The Red Telephone Box
Ever wondered where the iconic British telephone box came from?
The traditional red telephone box is synonymous with all things British. You used to see them on every street corner in the UK, but they are not such a familiar sight these days because they have been replaced by more modern versions. With the advent of mobile phones, telephone kiosks are almost not required.
Sir Giles Gilbert Scott, an English architect invented the red cast-iron telephone box, winning a Post Office competition for his design in 1924. The first ‘K2’ red telephone boxes were first seen in London in 1926. This design proved to be too big and expensive, so the model known as the ’K6’ was commissioned in 1935 to celebrate the Jubilee of King George V. This is the version you mostly see around the country. Gradually many of the telephone boxes deteriorated and were taken out of use to be replaced by what I think are very inferior designs (to put it politely).
Thankfully someone saw sense and about 2000 telephone boxes are now declared listed buildings, so they remain as reminders of a by-gone era.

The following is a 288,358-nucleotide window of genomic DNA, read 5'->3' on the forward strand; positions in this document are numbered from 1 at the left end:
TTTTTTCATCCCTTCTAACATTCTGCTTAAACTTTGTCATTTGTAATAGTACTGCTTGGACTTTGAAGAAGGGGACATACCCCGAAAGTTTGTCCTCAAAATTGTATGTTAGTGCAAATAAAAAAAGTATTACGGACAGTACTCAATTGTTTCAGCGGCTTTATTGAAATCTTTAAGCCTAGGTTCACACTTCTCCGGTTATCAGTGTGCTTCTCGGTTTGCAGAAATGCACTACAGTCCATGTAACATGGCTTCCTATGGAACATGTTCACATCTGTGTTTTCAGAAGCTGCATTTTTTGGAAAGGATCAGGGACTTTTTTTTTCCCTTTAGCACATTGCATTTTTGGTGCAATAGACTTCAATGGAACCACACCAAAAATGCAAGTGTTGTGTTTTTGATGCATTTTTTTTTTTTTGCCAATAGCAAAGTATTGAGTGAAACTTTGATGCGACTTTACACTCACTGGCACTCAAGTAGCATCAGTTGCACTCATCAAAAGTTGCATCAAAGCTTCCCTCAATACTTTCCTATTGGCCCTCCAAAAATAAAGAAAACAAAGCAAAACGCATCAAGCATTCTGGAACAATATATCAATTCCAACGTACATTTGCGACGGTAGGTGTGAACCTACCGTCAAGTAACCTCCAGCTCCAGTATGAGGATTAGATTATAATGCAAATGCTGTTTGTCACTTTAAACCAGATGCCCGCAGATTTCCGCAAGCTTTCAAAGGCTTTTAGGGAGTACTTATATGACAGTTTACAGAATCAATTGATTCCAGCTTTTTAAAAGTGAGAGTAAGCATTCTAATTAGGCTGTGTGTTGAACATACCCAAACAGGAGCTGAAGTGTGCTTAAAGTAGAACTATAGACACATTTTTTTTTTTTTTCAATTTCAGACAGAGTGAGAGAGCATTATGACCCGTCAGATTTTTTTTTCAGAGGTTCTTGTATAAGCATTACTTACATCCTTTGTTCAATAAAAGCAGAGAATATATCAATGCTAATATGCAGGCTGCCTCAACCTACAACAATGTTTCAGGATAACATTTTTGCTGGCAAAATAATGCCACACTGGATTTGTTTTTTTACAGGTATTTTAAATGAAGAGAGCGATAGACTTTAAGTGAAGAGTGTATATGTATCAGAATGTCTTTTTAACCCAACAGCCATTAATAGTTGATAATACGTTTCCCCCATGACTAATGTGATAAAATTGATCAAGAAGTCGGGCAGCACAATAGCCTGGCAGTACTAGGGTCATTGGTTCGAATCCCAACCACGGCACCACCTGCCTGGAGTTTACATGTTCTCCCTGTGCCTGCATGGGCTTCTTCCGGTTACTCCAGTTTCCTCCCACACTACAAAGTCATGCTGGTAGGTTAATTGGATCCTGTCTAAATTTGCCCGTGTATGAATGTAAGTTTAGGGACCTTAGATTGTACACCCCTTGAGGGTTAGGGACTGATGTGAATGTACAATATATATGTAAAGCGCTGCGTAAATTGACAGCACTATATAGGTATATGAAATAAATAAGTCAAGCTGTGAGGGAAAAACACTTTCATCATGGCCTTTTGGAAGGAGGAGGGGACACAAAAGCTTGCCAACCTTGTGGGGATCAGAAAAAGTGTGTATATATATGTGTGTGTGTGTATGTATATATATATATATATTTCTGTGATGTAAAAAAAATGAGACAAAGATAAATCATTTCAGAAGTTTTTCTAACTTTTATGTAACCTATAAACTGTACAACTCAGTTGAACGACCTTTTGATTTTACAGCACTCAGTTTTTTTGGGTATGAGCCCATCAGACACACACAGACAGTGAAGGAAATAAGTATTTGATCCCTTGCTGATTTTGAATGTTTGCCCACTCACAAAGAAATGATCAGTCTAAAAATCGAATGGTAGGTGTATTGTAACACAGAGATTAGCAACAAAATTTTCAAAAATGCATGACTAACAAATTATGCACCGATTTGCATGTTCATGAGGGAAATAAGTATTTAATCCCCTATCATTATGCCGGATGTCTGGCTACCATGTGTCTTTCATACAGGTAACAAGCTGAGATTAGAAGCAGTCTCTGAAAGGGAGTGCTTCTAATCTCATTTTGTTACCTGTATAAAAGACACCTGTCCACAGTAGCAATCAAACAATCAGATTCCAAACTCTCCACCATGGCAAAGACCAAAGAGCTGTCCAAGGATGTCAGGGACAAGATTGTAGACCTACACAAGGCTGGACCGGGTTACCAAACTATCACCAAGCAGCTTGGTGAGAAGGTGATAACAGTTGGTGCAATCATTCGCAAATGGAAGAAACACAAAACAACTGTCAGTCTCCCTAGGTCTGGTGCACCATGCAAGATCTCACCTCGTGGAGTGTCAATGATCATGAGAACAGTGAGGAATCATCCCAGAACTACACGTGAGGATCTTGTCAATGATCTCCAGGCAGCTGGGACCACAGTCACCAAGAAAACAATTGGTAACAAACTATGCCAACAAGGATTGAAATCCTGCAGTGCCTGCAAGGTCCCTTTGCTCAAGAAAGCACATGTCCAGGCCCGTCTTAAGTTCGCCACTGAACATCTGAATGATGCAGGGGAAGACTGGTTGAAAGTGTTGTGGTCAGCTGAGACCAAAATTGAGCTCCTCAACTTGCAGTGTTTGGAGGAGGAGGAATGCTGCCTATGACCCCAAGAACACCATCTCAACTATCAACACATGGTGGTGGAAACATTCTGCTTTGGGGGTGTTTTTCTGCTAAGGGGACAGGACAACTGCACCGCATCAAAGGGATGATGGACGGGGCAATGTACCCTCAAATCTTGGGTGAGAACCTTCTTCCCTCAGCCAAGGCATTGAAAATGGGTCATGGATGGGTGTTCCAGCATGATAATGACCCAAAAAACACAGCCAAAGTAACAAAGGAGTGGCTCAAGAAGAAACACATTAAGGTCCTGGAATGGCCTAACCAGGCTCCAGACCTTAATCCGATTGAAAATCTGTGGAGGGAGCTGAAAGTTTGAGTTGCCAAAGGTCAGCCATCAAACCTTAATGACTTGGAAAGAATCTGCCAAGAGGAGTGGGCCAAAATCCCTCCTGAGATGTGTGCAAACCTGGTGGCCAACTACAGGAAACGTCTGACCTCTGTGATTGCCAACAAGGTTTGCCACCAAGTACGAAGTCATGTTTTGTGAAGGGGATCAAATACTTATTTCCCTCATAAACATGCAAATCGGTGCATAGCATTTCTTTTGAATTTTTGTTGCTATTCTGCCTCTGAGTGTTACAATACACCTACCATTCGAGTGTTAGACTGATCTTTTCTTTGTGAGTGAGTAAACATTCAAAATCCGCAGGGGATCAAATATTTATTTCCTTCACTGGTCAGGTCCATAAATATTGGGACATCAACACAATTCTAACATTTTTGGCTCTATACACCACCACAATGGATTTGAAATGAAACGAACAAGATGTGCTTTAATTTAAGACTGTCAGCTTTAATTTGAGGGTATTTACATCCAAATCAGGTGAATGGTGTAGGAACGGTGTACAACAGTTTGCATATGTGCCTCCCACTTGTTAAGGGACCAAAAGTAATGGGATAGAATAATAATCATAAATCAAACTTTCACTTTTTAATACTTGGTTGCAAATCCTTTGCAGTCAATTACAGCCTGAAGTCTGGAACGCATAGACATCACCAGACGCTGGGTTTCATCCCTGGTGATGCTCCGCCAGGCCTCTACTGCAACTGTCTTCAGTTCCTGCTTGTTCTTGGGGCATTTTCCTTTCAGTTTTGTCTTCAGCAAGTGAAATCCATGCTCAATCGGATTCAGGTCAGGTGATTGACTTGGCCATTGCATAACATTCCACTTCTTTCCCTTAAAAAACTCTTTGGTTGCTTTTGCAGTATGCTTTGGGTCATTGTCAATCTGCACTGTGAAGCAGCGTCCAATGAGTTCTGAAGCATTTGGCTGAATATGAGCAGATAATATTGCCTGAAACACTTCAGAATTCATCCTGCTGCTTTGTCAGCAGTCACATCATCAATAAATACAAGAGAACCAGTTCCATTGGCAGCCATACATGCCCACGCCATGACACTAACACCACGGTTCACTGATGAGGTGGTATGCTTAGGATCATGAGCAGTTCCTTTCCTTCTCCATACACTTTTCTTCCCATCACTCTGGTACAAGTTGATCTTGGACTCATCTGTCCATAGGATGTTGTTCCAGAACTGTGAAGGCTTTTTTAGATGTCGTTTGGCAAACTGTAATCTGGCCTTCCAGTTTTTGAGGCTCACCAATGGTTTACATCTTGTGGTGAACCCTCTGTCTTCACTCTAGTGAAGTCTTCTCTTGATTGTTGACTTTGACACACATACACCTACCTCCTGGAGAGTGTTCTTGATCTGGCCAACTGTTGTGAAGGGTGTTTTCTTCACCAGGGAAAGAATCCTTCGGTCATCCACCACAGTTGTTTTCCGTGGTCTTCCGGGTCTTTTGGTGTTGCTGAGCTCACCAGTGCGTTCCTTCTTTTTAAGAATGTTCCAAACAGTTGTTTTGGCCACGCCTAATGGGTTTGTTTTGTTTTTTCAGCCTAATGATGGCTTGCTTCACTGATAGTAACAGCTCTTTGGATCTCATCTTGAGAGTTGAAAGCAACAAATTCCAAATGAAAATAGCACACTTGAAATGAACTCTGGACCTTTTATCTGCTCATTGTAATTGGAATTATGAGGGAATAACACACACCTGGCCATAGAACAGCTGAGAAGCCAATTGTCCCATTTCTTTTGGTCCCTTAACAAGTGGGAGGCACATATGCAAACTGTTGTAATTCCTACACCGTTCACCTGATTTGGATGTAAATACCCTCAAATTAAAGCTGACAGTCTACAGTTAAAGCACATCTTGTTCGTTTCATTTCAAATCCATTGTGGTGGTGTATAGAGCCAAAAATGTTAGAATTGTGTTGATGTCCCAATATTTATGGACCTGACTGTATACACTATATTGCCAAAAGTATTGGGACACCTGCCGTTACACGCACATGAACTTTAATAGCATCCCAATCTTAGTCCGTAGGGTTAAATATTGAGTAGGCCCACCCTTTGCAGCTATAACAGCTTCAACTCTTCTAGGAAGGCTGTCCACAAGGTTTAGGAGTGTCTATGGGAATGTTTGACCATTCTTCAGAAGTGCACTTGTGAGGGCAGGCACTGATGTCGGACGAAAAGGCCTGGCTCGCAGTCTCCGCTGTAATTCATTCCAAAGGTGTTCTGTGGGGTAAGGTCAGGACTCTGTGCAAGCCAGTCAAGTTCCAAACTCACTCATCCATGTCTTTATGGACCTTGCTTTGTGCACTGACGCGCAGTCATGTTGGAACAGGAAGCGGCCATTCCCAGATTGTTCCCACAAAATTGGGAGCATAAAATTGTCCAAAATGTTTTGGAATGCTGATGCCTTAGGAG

A lovely pub called The Canonbury, in Islington, has a wonderful red telephone box right outside, handy if you have left your mobile at home. Great food too! (In the pub, not the telephone box….)


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  1. Great blog, Jenny, and lovely pictures. I miss the red telephone boxes.

  2. The original red boxes have disappeared but some public phones still persist. I am surprised when I still see people using public telephones. Not everyone yet feels the need for a mobile phone. I’m not sure I could do without mine now that I am used to the convenience of it!

  3. Very interesting and like Katrina, I think your pictures are fantastic:)

  4. Love them. Will try and post the one opposite my home which used to be a post office lots of years ago. Somewhere I have a good pic taken in winter.

  5. I feel homesick now. Nice pictures.

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